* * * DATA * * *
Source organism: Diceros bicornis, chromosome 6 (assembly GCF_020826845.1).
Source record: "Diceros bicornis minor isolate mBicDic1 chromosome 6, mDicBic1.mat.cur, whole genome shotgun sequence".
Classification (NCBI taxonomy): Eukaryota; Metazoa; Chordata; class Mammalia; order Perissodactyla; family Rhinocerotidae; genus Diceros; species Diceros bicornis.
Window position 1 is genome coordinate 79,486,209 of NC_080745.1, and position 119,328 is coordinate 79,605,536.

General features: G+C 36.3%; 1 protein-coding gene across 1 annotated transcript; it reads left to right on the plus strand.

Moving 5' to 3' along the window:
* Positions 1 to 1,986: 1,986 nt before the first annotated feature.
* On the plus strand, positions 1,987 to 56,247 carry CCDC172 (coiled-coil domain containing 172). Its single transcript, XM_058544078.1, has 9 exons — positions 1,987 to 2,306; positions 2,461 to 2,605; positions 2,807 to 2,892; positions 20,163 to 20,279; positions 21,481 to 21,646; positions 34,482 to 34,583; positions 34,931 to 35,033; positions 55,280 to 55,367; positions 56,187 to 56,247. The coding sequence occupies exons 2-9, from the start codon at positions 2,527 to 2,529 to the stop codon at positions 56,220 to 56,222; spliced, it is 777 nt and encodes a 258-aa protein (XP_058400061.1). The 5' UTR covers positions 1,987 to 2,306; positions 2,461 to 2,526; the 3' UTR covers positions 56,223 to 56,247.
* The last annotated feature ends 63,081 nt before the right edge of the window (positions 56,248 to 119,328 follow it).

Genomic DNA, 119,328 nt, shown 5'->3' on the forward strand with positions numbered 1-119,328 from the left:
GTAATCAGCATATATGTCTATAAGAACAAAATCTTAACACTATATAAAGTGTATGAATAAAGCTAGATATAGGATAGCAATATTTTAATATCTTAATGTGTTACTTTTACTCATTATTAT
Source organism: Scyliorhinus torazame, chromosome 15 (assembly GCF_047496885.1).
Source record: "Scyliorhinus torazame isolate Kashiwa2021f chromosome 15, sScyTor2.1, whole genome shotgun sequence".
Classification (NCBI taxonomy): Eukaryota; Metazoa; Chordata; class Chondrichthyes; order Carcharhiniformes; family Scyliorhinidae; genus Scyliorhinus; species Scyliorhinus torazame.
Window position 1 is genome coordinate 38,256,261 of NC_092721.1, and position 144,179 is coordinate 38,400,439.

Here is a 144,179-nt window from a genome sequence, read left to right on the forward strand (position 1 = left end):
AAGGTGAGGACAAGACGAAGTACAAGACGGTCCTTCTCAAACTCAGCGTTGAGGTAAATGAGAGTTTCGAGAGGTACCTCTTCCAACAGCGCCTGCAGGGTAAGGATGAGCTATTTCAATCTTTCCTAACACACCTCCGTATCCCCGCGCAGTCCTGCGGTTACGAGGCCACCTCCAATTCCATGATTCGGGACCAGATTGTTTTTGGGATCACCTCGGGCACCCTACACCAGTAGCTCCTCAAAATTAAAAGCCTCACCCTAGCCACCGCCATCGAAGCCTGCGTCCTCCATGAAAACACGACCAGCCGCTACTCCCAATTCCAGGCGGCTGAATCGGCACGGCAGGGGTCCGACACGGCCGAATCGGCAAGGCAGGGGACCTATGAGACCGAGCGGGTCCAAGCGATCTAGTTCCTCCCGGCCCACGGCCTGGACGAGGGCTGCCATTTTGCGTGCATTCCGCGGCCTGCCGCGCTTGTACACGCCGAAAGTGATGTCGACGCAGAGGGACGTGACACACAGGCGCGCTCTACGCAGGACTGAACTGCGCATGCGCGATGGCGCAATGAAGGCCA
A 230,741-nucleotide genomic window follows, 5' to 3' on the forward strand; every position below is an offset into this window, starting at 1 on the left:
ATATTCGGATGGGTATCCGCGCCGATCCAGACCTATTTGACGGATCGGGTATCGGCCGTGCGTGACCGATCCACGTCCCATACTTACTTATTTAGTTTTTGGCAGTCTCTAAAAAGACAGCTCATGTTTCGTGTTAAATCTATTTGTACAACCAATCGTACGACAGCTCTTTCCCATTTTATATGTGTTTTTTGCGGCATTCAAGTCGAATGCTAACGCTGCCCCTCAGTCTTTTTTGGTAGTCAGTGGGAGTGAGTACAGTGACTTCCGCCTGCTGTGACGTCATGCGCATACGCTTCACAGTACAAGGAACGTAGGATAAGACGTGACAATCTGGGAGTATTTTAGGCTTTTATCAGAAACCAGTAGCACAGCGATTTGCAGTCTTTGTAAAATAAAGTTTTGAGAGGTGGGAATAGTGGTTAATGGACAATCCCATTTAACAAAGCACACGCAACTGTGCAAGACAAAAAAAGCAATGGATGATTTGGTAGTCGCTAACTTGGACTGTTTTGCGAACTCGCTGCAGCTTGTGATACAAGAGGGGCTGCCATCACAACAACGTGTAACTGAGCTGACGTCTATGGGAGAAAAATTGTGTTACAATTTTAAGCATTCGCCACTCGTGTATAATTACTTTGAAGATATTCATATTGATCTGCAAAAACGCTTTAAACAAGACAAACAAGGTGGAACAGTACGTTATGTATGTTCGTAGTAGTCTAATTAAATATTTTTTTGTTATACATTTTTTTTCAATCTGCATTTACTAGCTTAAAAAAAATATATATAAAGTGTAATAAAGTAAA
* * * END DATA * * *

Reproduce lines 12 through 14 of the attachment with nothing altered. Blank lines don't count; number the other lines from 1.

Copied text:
Source organism: Scyliorhinus torazame, chromosome 15 (assembly GCF_047496885.1).
Source record: "Scyliorhinus torazame isolate Kashiwa2021f chromosome 15, sScyTor2.1, whole genome shotgun sequence".
Classification (NCBI taxonomy): Eukaryota; Metazoa; Chordata; class Chondrichthyes; order Carcharhiniformes; family Scyliorhinidae; genus Scyliorhinus; species Scyliorhinus torazame.